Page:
Safeguarding Against Power Outages While Leveraging the Experience

One manufacturer designed and built its own microgrid to help ensure continuous productivity.


Production at Trystar was temporarily halted in 2018 when a tornado ripped through the outskirts of Faribault, Minnesota, causing extensive damage and widespread power outages.

Though Trystar, an electrical equipment designer and manufacturer, frequently responds with alacrity to disasters by building and delivering electrical equipment to its affected customers, the tornado was the first time a monumental weather event affected it at home.

An aging and overstressed grid, its recollection of the Faribault tornado and a keen interest in reducing carbon emissions led Trystar to design and build its own microgrid to help ensure continuous productivity.

Guarding Against Outages

An emergency power system consisting of generators, transfer switches, controllers and onboard or stationary load banks is a common approach to ensuring continuous power. However, Powering Trystar’s entire facility and full production capacity would require a significant capital investment.

Therefore, the company decided to develop a more focused and largely sustainable standby solution, producing enough power to ensure worker safety, limited production and lighting. Trystar was also interested in peak shaving benefits. Given Trystar's considerable experience designing, engineering and building docking stations, it would incorporate a docking station as part of the microgrid system to accommodate an extended outage.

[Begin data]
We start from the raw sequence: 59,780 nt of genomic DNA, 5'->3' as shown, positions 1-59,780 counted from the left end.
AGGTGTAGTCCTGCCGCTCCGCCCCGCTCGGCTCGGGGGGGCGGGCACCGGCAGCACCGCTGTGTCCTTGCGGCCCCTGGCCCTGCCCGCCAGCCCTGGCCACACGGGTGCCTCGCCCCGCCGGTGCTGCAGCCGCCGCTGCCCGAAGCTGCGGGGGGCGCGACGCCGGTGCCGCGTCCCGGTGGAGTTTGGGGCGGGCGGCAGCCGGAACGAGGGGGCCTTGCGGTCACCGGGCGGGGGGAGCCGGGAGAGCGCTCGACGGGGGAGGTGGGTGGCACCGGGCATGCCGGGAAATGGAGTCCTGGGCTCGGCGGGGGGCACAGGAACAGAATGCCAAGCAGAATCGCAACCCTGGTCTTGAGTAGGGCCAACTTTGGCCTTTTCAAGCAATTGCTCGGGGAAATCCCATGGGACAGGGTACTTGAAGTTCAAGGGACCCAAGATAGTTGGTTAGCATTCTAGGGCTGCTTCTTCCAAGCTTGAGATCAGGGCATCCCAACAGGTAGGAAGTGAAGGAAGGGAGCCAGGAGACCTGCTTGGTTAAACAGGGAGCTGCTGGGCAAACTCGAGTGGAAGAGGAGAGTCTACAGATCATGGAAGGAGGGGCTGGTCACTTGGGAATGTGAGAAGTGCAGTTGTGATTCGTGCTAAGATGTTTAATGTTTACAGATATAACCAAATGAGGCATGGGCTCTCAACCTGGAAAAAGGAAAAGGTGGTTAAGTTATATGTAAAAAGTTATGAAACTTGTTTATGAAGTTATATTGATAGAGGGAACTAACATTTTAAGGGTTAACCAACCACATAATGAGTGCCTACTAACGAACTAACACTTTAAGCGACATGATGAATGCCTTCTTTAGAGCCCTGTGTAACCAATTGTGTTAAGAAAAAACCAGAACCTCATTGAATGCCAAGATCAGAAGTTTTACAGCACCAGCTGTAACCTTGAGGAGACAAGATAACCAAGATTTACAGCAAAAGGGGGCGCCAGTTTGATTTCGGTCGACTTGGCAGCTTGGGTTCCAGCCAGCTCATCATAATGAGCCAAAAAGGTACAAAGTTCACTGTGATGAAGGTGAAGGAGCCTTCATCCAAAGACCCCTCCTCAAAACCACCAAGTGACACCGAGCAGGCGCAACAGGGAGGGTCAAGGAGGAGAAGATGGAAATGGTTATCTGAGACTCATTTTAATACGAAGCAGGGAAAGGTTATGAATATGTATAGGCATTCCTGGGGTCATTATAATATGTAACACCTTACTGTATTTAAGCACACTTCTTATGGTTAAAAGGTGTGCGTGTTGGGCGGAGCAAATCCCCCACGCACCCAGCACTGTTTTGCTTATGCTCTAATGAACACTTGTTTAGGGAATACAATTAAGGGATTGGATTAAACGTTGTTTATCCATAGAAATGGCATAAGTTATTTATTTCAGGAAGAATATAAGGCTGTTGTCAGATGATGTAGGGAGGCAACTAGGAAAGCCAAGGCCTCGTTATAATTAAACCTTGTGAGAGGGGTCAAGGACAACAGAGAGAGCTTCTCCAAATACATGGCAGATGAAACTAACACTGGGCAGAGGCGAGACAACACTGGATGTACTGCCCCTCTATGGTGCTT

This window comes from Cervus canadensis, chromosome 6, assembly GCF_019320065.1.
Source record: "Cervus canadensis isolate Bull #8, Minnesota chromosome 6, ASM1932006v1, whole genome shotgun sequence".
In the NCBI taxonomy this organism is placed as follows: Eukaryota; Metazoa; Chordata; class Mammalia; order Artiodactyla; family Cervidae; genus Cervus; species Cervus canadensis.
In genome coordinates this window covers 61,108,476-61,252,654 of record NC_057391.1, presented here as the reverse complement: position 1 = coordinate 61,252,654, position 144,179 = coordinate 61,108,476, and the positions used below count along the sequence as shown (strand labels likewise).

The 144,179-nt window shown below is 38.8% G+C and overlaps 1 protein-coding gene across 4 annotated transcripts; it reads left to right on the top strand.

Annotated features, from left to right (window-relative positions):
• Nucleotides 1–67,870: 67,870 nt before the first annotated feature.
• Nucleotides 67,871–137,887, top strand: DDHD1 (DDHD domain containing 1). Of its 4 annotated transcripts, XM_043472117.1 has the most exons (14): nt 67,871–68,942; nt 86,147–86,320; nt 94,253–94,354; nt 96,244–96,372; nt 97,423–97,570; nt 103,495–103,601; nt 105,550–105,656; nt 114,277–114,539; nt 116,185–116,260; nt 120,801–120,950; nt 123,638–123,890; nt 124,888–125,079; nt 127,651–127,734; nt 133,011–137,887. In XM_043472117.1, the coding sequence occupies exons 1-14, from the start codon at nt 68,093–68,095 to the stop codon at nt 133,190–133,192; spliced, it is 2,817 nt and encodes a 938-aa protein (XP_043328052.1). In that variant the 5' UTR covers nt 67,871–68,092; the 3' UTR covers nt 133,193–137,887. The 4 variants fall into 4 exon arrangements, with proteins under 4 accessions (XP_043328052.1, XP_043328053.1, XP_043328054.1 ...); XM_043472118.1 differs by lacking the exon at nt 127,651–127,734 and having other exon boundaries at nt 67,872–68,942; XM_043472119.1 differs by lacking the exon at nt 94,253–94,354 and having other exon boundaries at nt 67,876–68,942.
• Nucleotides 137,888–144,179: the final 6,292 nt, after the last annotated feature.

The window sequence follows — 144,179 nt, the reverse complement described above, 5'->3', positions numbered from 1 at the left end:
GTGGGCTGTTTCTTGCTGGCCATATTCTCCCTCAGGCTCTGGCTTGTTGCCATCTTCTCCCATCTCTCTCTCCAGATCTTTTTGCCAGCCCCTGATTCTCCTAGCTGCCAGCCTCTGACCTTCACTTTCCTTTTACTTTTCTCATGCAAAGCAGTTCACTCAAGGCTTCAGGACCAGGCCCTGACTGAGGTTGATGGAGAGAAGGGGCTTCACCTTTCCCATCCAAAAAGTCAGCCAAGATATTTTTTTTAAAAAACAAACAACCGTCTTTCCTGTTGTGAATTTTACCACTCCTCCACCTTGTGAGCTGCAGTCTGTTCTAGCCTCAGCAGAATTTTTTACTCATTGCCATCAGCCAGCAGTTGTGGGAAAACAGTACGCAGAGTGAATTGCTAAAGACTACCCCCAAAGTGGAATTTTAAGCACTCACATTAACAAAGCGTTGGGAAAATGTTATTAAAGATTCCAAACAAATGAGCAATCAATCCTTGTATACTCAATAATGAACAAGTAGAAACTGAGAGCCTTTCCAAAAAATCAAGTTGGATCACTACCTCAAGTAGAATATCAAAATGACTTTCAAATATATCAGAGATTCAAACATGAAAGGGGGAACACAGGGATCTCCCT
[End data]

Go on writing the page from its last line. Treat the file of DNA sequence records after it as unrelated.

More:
Docking stationDocking stationTrystar

Trystar initiated the project by metering loads across the enterprise and studying peak usage by equipment and time of day over a year. It also analyzed the startup rates of machinery versus operating rates and how they impacted utility usage.

The company then collaborated with a system integrator and power utility provider to review its needs and ensure alignment with microgrid system best practices and critical design considerations. This approach helped Trystar select combinations of energy sources to support its sustainability and resiliency goals: solar, wind and a battery energy storage system (BESS).

The first step was to install 320 solar panels on the factory roof. The solar panels offer 172.8kW of combined potential output. The panels are connected to a central inverter, which converts the solar panels' direct current (DC) into alternating current (AC) that the factory can use. Simultaneously, contractors installed a 232kWh BESS.


This system consists of a series of lithium batteries that can store excess energy produced by the solar panels and two 3.5kW wind turbines. When energy demand exceeds supply, the batteries can be discharged to provide additional power to the factory.

Understanding that conditions and power outage durations could drain reserves, Trystar also installed a 350kW (480 volt) natural gas standby generator to supplement charging and address peak demands as necessary. It operates cleaner than a diesel generator, and there’s no diesel fuel tank with which to contend. Trystar sized the system to power primary production needs, e.g., air hoses, power tools and lights.

As part of the microgrid and Trystar’s control scheme, its gas generator is cycled regularly. The natural gas design precludes the compulsory exercise associated with a diesel generator to avoid wet stacking.